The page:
“Miles has a great sense of how to advocate for himself in a professional setting. My role has been less of a guide and mostly to serve as a ‘gut check’ and help reinforce and support his feelings and approach to creating a career in adaptation.”
Sascha notes that Miles is also sort of a tri-coastal chameleon. Since he grew up in Oregon, went to school in Ohio, and now works in Boston, being able to blend in from the West Coast to the Northeast will prove to be a great asset in his resilience work. With such a dynamic adaptation future on the horizon, we hope Miles will bring his field experience, knowledge and wisdom back to ASAP’s Mentorship Program!
Congratulations to 2018 California Regional Adaptation Leadership Award honorees Tiffany Wise-West, Andrew Gunther, and Nicola Hedge! Thank you for your contributions and leadership in the field of climate adaptation.
Sierra Woodruff and Russ Sands share their experience in designing the ASAP Mentorship Program
Contact: Beth Gibbons, American Society of Adaptation Professionals, Managing Director
EMAIL: [email protected]
Prize for Progress Award Winner Announced
American Society of Adaptation Professionals Honors City and County of San Francisco
St. Paul, Minn. — May 9, 2017 — The American Society of Adaptation Professionals (ASAP) awarded its 2017 Prize for Progress to the City and County of San Francisco for groundbreaking work incorporating sea level rise into capital planning.
“The Prize for Progress honors the important adaptation work of communities and groups—like the City and County of San Francisco—who are taking action now to protect human lives and natural systems against the immediate and long-term effects of climate change,” said ASAP Managing Director Beth Gibbons. “By highlighting this innovative work and sharing these success stories, we hope to improve and accelerate climate adaptation efforts across the country.”
San Francisco is the second recipient of this biannual prize, which recognizes innovative communities and organizations taking leadership in decreasing the vulnerability of human and natural systems to climate change.
The Bay Area is projected to see a rise in sea levels of between 36-66 inches by 2100, threatening roads, water treatment plants, San Francisco and Oakland airports, as well as homes and businesses.
Under the direction of Democratic Mayor Ed Lee, San Francisco created the city’s first official policy directing its response to the threat of sea level rise: Guidance for Incorporating Sea Level Rise into Capital Planning in San Francisco: Assessing Vulnerability and Risk to Support Adaptation.
Developed by a multi-agency committee led by the San Francisco Public Utilities Commission, the policy has been an effective tool for evaluating the sea level rise vulnerability of capital investments in the city’s Ten-Year Capital Plan. Since adoption in 2014, the guidance has led to the modification of several capital projects in the city.
Gibbons presented the 2017 Prize for Progress to the City and County of San Francisco at the Adaptation Award Ceremony hosted by ASAP as a pre-National Adaptation Forum event. Four runners-up, the Huron River Watershed Council, The Conservation Fund, Menominee Tribal Enterprises and the Chequamegon-Nicolet National Forest, were also recognized for their innovation and leadership in the field of climate adaptation.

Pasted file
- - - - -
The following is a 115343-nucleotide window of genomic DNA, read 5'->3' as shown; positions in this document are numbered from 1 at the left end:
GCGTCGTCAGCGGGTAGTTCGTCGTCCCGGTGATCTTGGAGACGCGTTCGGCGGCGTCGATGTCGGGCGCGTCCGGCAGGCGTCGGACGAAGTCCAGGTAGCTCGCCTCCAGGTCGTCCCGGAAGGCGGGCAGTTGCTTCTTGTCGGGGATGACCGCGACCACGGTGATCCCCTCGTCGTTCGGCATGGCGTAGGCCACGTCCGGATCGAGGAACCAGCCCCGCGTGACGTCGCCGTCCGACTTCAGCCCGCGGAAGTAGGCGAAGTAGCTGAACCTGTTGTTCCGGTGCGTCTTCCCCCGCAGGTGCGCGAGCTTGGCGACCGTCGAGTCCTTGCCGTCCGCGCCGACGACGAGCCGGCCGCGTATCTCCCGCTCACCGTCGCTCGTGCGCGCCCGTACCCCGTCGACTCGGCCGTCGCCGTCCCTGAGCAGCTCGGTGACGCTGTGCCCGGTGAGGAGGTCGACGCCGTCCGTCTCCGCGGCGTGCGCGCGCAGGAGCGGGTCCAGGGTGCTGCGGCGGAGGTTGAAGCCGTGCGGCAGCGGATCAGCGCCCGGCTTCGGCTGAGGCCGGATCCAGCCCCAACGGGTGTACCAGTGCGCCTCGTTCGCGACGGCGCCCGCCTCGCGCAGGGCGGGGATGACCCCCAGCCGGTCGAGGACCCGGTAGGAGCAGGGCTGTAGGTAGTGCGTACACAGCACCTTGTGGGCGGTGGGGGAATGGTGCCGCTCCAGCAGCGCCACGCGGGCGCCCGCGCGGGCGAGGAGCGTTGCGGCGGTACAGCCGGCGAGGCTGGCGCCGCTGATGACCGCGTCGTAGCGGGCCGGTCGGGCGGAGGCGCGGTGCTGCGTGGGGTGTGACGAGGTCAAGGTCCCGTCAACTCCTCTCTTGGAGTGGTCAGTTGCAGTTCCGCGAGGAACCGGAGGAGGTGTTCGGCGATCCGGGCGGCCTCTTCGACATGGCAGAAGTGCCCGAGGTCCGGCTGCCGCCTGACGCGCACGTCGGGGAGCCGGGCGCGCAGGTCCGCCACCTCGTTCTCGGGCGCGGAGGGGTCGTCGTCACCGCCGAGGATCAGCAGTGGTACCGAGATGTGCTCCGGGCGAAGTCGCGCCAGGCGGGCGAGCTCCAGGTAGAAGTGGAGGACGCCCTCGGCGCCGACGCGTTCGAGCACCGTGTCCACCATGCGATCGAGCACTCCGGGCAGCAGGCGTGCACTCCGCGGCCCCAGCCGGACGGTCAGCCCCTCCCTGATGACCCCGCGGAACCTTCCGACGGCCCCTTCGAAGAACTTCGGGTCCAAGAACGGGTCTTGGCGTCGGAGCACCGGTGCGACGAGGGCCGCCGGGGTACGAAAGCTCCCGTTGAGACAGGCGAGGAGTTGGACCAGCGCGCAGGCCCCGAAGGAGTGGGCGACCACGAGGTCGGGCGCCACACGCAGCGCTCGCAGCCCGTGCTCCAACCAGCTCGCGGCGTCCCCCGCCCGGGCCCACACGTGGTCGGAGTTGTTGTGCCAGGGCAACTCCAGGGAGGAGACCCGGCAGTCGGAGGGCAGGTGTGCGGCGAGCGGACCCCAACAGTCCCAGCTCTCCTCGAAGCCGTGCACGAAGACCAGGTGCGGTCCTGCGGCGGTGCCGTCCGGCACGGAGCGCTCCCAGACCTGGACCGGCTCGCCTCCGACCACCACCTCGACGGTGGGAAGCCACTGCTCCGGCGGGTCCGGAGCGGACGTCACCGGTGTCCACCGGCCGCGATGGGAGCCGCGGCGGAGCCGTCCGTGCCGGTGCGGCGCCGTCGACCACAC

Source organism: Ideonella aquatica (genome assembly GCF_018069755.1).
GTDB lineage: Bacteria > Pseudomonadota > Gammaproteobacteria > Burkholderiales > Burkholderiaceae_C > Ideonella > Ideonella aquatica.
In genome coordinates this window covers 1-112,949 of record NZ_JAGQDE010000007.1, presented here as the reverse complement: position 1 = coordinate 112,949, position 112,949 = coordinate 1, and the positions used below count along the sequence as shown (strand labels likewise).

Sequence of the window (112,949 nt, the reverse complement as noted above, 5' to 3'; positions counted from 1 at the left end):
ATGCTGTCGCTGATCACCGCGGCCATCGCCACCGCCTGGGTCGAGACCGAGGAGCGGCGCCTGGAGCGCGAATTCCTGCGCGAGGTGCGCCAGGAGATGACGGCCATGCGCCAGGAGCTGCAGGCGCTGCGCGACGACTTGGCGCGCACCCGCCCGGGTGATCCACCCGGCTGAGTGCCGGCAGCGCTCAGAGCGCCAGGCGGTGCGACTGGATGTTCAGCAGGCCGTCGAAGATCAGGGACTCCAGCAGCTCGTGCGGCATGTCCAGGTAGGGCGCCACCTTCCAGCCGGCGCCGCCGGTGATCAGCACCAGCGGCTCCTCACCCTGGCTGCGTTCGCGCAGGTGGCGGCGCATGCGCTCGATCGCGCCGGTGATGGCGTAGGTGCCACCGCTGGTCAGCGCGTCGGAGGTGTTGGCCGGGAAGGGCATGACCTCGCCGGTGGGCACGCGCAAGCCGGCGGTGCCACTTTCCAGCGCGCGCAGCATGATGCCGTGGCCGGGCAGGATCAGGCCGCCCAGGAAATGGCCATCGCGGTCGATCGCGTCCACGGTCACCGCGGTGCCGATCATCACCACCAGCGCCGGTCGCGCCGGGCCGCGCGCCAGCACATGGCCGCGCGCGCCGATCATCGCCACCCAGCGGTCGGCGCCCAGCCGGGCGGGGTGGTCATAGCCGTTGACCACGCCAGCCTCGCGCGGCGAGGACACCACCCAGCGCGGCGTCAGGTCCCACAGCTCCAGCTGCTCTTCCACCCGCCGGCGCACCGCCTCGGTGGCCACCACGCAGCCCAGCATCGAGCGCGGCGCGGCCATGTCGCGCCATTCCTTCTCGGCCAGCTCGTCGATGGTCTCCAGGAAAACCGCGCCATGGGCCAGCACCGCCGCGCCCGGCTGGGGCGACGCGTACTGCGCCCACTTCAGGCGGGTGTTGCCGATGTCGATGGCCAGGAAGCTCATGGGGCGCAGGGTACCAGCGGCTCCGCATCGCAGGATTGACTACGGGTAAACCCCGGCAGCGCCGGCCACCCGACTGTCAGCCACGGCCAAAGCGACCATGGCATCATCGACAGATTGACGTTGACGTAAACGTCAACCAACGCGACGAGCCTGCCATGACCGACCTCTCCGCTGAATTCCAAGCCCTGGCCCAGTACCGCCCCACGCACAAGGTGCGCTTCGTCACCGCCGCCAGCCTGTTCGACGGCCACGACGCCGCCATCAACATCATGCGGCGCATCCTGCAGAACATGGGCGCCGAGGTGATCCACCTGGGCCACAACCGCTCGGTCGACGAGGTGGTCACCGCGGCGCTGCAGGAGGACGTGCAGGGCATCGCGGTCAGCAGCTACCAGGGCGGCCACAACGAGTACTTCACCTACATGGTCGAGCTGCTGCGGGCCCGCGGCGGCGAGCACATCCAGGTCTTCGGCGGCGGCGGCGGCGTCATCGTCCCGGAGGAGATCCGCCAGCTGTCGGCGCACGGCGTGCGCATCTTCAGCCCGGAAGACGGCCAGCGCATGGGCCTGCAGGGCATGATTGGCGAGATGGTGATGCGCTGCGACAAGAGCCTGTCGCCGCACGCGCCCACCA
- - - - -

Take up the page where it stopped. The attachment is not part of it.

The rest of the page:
About the American Society of Adaptation Professionals
ASAP connects and supports climate adaptation professionals while advancing innovation and excellence in the field of climate change adaptation. ASAP’s membership spans 48 states, over 1000 members and over 400 organizations. ASAP to connect people across sectors, scales, and geographies is makes the organization uniquely qualified for scaling best practices, setting national standards, serving as the voice of the profession, and providing a broad and deep community to professionals in the adaptation field and all climate-impacted people. ASAP is supported by the Institute for Sustainable Communities with funding from the MacArthur Foundation. Learn more at https://adaptationprofessionals.org
About the Institute for Sustainable Communities
An international nonprofit organization, the Institute for Sustainable Communities (ISC) has 26 years of practical experience working with local leaders. ISC’s programs are designed to facilitate peer learning and engagement among local leaders charged with the work of making their communities more sustainable. ISC’s innovative EHS programs are public-private partnerships that have trained more than 35,000 factory managers from more than 11,700 suppliers and 150 brands. ISC has led 108 projects in 30 countries, and currently works in China, India, Bangladesh and the United States. Learn more at iscvt.org
ASAP members are invited to participate in a rapid review of the (1) best practices, (2) needs, (3) and existing resources across the climate adaptation field in the United States. We are preparing the initial review of resources and insights on best practices and needs ahead of the National Adaptation Forum. During the Forum we will provide an opportunity to further refine the resource lists and identify best practices and needs. We hope that you will participate in this review in one or all of the following manners: